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Since we first moved out of caves and started forming sticks and rocks into shelters, we’ve been honing our construction skills. Today, building a home or a business doesn’t look anything like the rough-hewn logs and stone that we used to utilize — and it’s continuing to change as new construction technology and techniques emerge. What technologies are in the process of transforming the construction industry for the better?
1. 3D Printing
3D printing might have started back in the 1980s, but back then, it was expensive, difficult, and anything but cost-effective. Today, this additive manufacturing technology is quickly becoming invaluable in nearly every sector. In construction, you won’t be printing with plastic like you might in the comfort of your home. The most common 3D printing material in this sector is concrete.
A massive 3D printer can build a concrete house from scratch in less than 24 hours, and for less than the cost of a new sedan. 3D printers can’t do everything, though. Specialists are still needed to install things like plumbing and electricity. However, in areas that might require emergency housing, being able to build an entire home in less than a day is a valuable tool.
2. Virtual and Augmented Reality
Virtual and augmented reality might have started in the gaming industry, but you’ll be surprised where you can find this technology nowadays. Virtual reality allows designers to create comprehensive and immersive virtual environments that look like just about anything. Throw a 3D scan of your jobsite into a VR world, and you’ve got a virtual blueprint that you can explore without ever leaving the comfort of your air-conditioned office.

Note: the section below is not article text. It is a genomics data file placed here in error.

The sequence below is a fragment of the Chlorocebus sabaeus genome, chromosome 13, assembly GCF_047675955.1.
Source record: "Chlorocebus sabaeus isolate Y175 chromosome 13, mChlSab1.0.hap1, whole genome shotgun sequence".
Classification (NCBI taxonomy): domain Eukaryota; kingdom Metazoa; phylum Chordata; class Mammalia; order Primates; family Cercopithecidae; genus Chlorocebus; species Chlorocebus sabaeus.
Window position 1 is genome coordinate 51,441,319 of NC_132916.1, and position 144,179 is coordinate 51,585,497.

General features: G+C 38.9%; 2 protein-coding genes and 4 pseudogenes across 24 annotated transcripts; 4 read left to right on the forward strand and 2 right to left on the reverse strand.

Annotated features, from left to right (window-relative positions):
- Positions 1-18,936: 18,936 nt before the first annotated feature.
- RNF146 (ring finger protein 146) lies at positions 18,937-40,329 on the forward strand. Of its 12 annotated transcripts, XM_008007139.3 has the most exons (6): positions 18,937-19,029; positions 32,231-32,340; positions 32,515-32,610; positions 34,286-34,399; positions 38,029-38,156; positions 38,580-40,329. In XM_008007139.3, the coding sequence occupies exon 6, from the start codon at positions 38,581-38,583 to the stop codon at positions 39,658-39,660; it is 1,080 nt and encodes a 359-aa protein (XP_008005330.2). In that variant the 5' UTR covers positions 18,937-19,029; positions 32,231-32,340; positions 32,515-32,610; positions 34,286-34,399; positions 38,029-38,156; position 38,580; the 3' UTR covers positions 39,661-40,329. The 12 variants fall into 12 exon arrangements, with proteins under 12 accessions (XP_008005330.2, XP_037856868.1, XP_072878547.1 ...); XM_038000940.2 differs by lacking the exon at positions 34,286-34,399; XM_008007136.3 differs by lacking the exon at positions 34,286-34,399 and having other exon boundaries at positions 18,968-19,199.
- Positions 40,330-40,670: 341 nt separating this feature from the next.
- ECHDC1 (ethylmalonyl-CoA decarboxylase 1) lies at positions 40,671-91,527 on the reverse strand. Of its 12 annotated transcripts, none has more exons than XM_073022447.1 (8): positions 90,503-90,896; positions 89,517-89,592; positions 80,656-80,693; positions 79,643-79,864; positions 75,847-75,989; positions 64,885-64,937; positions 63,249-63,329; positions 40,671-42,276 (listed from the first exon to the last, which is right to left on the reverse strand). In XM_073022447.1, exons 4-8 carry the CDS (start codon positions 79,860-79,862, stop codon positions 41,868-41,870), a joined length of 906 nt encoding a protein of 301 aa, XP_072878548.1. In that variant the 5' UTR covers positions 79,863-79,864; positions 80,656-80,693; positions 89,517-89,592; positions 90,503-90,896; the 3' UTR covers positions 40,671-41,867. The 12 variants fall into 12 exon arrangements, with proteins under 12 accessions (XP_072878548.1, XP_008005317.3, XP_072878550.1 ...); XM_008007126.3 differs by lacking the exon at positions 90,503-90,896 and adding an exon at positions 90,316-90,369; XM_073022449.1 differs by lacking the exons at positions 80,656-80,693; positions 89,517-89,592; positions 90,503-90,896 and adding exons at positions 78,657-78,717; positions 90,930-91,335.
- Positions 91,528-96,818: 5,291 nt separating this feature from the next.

On the other hand, augmented reality projects virtual information on the real world through the use of things like cellphone cameras or heads-up displays like Google Glass or Microsoft’s Hololens. In the construction industry, this becomes valuable for inspections and replacing bulky construction manuals with step-by-step virtual instructions.
Drones aren’t just toys or annoyances anymore. Properly equipped, they can be valuable tools for the construction industry, giving you a birds-eye view of the construction site. This is something you could previously only obtain by renting a helicopter or airplane, which is expensive. If you want something that gives you sky-high access every day without having to charter a plane, drones are the best option.
Modern drones can even be programmed to work autonomously. They can do everything from taking video, inspecting work, or even monitoring safety, all without the need for a person at the controls.
If you think of exoskeletons, you’re probably picturing an “Iron Man” suit or maybe the hardware from “Elysium” — something potentially useful but trapped entirely in the realm of fiction. While you might not be able to fly yourself, exoskeletons are starting to emerge in the construction industry as a useful tool to complete jobs and protect workers from repetitive stress injuries.
Exoskeletons help to minimize muscle and joint strain by taking the brunt of the weight when you’re trying to lift something. You’ll primarily find them in physiotherapy, but they’re starting to make appearances in construction, manufacturing, and anywhere an employee could use an extra hand.
Looking Toward the Future of Construction Technology
This is just the beginning. We’re entering an age where technological advances will begin to happen almost daily. We’ll see things that look like they belong in science-fiction novels becoming commonplace. All of this new construction technology is starting to change and shape the construction industry, and it’s exciting to see what the future might hold as we move forward.